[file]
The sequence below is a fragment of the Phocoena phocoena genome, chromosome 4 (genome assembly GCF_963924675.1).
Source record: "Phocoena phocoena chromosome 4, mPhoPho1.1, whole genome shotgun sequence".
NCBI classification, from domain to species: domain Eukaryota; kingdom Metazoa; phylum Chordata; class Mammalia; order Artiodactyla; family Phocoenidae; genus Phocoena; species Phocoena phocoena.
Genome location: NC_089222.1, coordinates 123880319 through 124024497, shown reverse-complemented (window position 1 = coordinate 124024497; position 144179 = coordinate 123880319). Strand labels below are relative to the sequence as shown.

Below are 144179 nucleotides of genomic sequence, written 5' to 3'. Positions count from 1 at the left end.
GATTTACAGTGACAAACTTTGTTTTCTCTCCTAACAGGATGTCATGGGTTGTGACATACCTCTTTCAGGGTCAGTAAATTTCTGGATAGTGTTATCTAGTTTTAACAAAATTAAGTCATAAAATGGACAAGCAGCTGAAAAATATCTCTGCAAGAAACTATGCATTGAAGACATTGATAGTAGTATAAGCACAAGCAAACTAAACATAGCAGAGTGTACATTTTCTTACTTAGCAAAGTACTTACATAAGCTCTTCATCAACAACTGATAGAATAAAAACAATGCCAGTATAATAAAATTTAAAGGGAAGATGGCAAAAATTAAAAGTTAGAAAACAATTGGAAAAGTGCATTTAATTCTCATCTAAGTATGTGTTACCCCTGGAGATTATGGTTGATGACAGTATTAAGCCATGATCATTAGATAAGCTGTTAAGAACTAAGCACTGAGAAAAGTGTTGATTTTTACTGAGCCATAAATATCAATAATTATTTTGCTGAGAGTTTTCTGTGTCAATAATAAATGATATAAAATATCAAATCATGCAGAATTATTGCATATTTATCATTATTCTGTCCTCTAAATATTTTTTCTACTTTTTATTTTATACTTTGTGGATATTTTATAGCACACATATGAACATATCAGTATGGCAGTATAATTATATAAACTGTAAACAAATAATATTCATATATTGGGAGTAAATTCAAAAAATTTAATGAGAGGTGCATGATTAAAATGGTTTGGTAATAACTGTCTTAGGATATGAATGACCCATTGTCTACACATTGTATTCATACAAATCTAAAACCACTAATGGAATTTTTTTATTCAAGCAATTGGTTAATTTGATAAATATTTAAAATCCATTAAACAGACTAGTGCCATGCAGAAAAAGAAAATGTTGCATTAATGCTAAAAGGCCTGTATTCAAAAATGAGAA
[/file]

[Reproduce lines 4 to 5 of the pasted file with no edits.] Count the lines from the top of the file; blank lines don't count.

Genome location: NC_089222.1, coordinates 123880319 through 124024497, shown reverse-complemented (window position 1 = coordinate 124024497; position 144179 = coordinate 123880319). Strand labels below are relative to the sequence as shown.

Below are 144179 nucleotides of genomic sequence, written 5' to 3'. Positions count from 1 at the left end.